T-Mobile’s proposed US$26.5 billion tie-up with Sprint won formal approval from the Federal Communications Commission (FCC) on Wednesday, October 16, in a vote split along party lines, two sources told Reuters.
Chairman Ajit Pai and two Republican commissioners voted to approve the deal while two Democratic commissioners voted against it.
The deal to combine the third and fourth largest US wireless carriers, which has been fighting for government approval since April 2018, still faces a lawsuit brought by a group of state attorneys general, headed by New York.
The lawsuit against Sprint and its parent company Softbank Group and T-Mobile and its parent Deutsche Telekom AG argues the deal will lead to higher prices for consumers. A trial date has been set for December 9.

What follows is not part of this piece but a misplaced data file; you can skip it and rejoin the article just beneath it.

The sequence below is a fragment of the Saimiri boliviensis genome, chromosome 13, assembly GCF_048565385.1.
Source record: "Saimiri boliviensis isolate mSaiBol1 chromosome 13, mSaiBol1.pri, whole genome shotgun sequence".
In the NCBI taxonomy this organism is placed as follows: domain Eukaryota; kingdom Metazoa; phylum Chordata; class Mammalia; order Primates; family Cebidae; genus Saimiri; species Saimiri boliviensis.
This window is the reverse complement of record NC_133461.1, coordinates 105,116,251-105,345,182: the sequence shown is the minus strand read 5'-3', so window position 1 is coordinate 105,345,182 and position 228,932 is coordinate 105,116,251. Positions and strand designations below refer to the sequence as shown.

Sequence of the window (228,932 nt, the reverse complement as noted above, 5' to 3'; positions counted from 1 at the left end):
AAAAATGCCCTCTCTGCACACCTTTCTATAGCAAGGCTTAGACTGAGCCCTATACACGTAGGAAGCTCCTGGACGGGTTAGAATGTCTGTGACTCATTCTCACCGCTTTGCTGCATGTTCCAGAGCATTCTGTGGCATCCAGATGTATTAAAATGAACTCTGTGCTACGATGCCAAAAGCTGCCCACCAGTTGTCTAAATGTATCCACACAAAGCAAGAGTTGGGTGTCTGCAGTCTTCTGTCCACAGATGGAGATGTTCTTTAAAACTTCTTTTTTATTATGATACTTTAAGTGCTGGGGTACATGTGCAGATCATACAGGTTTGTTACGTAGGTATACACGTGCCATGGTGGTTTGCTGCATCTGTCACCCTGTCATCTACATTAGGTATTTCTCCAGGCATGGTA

The US Justice Department approved the deal in July. Under the Justice Department deal, the companies would divest Sprint’s prepaid businesses, including Boost Mobile, to satellite television company Dish Network, and provide it with access to 20,000 cell sites and hundreds of retail locations. That deal is worth about US$5 billion.
Full Content: Reuters
Want more news? Subscribe to CPI’s free daily newsletter for more headlines and updates on antitrust developments around the world.